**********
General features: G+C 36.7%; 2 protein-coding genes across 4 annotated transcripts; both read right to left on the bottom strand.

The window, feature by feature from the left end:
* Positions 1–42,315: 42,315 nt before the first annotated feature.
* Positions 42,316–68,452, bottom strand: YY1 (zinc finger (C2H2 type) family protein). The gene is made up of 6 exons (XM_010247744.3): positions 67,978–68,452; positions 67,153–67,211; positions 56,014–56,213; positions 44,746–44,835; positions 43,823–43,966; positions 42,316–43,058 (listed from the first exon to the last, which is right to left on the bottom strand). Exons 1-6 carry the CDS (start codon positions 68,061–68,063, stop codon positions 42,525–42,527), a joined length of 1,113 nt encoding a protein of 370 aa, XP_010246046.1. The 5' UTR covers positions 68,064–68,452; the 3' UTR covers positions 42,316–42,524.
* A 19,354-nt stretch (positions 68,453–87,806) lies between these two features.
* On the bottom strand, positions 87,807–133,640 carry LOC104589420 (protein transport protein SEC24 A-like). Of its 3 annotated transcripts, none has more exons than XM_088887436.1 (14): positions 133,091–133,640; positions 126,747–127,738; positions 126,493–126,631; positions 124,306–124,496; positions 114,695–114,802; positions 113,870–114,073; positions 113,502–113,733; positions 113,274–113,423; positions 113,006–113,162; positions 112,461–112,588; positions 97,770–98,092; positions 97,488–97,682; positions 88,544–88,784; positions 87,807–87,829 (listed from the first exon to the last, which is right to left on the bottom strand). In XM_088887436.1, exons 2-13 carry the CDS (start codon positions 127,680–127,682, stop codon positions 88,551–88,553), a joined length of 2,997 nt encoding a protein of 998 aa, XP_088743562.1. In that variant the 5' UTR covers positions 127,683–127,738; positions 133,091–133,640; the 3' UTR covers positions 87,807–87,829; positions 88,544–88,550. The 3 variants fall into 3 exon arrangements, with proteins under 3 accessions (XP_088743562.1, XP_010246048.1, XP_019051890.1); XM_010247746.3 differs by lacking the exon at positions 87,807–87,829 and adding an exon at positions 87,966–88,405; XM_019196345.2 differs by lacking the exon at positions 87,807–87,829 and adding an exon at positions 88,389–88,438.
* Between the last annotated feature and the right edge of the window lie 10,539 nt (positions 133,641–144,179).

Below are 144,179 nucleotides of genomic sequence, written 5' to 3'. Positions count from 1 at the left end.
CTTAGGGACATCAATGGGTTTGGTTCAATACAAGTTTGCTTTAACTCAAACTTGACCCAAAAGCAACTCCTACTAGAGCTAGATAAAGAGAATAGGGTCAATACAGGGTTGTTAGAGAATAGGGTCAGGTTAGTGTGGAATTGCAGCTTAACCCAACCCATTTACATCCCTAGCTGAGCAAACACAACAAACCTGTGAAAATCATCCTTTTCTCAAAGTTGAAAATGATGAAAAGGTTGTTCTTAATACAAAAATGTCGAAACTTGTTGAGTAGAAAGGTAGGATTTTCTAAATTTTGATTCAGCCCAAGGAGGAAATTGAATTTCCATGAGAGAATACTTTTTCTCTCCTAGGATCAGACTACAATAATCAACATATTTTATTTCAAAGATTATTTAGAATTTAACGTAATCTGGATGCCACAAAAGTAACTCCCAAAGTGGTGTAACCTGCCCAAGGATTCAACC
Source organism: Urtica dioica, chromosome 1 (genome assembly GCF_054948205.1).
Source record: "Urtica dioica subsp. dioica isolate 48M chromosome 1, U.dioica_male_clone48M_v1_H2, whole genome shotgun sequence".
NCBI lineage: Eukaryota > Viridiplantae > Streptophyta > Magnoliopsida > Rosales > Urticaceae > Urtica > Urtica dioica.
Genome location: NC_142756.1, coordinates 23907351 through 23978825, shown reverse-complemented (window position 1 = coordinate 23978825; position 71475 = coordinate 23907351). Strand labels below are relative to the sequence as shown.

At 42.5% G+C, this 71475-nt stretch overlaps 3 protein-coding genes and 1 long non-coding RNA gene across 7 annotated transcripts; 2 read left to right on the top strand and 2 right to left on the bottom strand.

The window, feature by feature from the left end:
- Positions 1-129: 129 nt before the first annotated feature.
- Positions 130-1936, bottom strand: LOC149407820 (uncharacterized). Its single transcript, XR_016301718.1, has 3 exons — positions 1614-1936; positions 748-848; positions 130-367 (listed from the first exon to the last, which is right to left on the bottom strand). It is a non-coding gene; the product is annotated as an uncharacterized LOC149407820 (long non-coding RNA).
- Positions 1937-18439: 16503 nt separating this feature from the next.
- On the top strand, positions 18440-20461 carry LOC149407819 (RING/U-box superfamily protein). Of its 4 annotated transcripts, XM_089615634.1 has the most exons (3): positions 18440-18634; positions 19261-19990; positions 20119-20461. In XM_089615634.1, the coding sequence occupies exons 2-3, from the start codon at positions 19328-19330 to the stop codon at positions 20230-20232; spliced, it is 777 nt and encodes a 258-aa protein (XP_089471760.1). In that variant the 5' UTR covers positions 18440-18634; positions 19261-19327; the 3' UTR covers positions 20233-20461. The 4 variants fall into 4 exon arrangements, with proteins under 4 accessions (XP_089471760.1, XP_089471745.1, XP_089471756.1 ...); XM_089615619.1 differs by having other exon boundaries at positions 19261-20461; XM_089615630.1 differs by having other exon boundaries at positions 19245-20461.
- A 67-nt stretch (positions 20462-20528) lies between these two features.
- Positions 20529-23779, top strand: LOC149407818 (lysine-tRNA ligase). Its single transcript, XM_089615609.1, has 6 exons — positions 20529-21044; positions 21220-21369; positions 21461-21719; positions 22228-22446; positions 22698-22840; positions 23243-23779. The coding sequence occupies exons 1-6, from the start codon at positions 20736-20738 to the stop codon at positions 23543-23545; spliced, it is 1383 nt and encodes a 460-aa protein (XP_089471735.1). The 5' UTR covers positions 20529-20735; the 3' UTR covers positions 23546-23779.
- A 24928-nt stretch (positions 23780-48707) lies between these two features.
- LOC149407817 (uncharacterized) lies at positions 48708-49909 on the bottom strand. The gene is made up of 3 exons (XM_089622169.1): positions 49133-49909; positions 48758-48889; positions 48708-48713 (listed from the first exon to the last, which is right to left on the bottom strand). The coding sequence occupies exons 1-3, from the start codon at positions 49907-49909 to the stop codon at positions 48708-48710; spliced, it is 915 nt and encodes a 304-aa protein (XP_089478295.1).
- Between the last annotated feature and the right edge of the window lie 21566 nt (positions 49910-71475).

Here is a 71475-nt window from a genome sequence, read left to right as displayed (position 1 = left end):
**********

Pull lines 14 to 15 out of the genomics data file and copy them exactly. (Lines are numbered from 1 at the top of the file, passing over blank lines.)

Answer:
At 42.5% G+C, this 71475-nt stretch overlaps 3 protein-coding genes and 1 long non-coding RNA gene across 7 annotated transcripts; 2 read left to right on the top strand and 2 right to left on the bottom strand.

The window, feature by feature from the left end: